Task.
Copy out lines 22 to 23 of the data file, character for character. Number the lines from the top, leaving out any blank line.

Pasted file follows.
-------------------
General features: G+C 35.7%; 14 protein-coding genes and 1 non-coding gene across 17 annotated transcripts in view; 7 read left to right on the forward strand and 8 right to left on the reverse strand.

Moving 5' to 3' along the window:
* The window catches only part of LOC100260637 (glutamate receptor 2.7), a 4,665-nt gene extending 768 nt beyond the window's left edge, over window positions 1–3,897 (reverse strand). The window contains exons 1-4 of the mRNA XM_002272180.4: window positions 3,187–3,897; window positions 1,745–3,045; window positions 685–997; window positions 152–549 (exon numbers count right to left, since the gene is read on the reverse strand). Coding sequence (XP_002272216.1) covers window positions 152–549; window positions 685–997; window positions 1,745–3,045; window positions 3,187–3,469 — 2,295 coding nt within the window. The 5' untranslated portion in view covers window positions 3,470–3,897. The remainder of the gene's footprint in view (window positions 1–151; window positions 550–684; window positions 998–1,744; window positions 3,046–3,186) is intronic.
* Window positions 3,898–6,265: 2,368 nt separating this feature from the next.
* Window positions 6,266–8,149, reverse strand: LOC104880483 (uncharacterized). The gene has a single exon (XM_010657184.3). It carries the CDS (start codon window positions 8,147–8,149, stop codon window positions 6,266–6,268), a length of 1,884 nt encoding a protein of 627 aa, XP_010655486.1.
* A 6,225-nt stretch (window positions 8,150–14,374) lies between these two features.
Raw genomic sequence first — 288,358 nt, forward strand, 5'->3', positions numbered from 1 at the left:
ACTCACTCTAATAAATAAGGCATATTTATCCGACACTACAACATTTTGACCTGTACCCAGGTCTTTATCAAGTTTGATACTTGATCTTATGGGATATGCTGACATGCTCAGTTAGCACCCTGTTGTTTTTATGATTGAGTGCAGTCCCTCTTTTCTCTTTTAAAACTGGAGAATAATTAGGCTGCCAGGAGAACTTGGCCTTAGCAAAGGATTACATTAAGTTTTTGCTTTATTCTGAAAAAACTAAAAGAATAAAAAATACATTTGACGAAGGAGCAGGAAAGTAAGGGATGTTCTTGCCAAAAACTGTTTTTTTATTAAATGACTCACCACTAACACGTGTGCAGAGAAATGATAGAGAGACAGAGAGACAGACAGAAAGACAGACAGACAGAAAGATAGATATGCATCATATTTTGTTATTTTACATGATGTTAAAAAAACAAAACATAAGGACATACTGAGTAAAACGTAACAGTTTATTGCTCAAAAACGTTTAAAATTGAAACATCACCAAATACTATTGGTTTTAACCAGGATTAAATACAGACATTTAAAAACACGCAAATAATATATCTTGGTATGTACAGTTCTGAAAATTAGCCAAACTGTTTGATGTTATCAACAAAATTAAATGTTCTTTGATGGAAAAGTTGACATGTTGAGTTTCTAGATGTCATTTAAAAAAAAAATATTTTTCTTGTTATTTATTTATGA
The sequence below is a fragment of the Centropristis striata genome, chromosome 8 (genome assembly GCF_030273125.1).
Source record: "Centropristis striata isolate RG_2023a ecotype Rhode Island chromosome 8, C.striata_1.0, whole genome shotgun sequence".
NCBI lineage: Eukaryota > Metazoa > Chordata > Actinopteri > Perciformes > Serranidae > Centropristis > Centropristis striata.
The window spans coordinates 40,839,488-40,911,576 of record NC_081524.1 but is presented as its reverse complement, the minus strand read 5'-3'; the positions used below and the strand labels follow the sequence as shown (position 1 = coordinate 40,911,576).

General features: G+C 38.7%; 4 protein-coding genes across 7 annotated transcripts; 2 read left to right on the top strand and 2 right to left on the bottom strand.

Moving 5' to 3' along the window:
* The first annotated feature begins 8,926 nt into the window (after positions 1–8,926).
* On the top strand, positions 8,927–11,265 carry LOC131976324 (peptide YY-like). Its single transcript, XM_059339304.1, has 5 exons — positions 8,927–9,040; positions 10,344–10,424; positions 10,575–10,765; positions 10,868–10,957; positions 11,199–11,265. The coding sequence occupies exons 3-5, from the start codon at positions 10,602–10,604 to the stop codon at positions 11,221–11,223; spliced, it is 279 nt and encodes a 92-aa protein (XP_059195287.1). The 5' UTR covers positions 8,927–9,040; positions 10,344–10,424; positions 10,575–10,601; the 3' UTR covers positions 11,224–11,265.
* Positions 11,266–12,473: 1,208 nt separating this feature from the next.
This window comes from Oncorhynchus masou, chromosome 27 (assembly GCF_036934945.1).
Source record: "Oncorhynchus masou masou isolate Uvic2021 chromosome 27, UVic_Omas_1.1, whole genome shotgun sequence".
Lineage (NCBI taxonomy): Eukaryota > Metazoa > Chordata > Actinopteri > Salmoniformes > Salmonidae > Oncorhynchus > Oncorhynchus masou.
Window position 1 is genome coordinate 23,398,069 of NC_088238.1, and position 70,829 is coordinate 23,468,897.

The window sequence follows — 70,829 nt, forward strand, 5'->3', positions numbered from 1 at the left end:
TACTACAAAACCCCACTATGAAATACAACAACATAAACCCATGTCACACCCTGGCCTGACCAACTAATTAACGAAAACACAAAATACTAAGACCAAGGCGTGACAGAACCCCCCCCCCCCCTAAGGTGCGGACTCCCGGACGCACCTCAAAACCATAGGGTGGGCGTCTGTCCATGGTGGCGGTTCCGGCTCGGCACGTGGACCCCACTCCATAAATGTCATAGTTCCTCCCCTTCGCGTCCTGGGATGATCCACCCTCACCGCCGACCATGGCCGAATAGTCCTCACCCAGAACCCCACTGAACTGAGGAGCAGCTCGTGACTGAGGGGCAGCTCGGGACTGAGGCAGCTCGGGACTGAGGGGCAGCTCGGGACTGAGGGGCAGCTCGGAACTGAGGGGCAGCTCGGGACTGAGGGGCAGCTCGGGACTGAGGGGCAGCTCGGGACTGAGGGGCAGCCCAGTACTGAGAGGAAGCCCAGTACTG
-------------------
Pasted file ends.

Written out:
The window sequence follows — 70,829 nt, forward strand, 5'->3', positions numbered from 1 at the left end:
TACTACAAAACCCCACTATGAAATACAACAACATAAACCCATGTCACACCCTGGCCTGACCAACTAATTAACGAAAACACAAAATACTAAGACCAAGGCGTGACAGAACCCCCCCCCCCCCTAAGGTGCGGACTCCCGGACGCACCTCAAAACCATAGGGTGGGCGTCTGTCCATGGTGGCGGTTCCGGCTCGGCACGTGGACCCCACTCCATAAATGTCATAGTTCCTCCCCTTCGCGTCCTGGGATGATCCACCCTCACCGCCGACCATGGCCGAATAGTCCTCACCCAGAACCCCACTGAACTGAGGAGCAGCTCGTGACTGAGGGGCAGCTCGGGACTGAGGCAGCTCGGGACTGAGGGGCAGCTCGGGACTGAGGGGCAGCTCGGAACTGAGGGGCAGCTCGGGACTGAGGGGCAGCTCGGGACTGAGGGGCAGCTCGGGACTGAGGGGCAGCCCAGTACTGAGAGGAAGCCCAGTACTG